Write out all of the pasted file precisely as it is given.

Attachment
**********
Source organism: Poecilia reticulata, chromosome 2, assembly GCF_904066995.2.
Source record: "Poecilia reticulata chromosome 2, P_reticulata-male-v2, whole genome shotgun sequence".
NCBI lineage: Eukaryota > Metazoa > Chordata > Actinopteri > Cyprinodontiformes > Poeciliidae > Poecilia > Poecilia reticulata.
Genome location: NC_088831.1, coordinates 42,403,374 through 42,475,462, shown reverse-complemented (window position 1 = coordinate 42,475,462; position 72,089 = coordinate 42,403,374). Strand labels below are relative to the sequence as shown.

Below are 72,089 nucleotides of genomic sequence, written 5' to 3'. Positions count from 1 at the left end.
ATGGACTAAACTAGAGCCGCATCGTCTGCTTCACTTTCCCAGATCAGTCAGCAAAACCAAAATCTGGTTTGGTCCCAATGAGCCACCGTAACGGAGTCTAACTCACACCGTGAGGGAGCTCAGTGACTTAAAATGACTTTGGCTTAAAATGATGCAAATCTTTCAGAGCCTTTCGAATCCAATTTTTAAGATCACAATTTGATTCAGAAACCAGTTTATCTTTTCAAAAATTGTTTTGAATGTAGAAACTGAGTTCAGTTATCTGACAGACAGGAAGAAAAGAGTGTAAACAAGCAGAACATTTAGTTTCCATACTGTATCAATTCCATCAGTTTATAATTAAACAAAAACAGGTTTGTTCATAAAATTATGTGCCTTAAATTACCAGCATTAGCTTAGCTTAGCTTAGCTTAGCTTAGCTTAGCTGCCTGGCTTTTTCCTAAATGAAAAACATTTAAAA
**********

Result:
Source organism: Poecilia reticulata, chromosome 2, assembly GCF_904066995.2.
Source record: "Poecilia reticulata chromosome 2, P_reticulata-male-v2, whole genome shotgun sequence".
NCBI lineage: Eukaryota > Metazoa > Chordata > Actinopteri > Cyprinodontiformes > Poeciliidae > Poecilia > Poecilia reticulata.
Genome location: NC_088831.1, coordinates 42,403,374 through 42,475,462, shown reverse-complemented (window position 1 = coordinate 42,475,462; position 72,089 = coordinate 42,403,374). Strand labels below are relative to the sequence as shown.

Below are 72,089 nucleotides of genomic sequence, written 5' to 3'. Positions count from 1 at the left end.
ATGGACTAAACTAGAGCCGCATCGTCTGCTTCACTTTCCCAGATCAGTCAGCAAAACCAAAATCTGGTTTGGTCCCAATGAGCCACCGTAACGGAGTCTAACTCACACCGTGAGGGAGCTCAGTGACTTAAAATGACTTTGGCTTAAAATGATGCAAATCTTTCAGAGCCTTTCGAATCCAATTTTTAAGATCACAATTTGATTCAGAAACCAGTTTATCTTTTCAAAAATTGTTTTGAATGTAGAAACTGAGTTCAGTTATCTGACAGACAGGAAGAAAAGAGTGTAAACAAGCAGAACATTTAGTTTCCATACTGTATCAATTCCATCAGTTTATAATTAAACAAAAACAGGTTTGTTCATAAAATTATGTGCCTTAAATTACCAGCATTAGCTTAGCTTAGCTTAGCTTAGCTTAGCTTAGCTGCCTGGCTTTTTCCTAAATGAAAAACATTTAAAA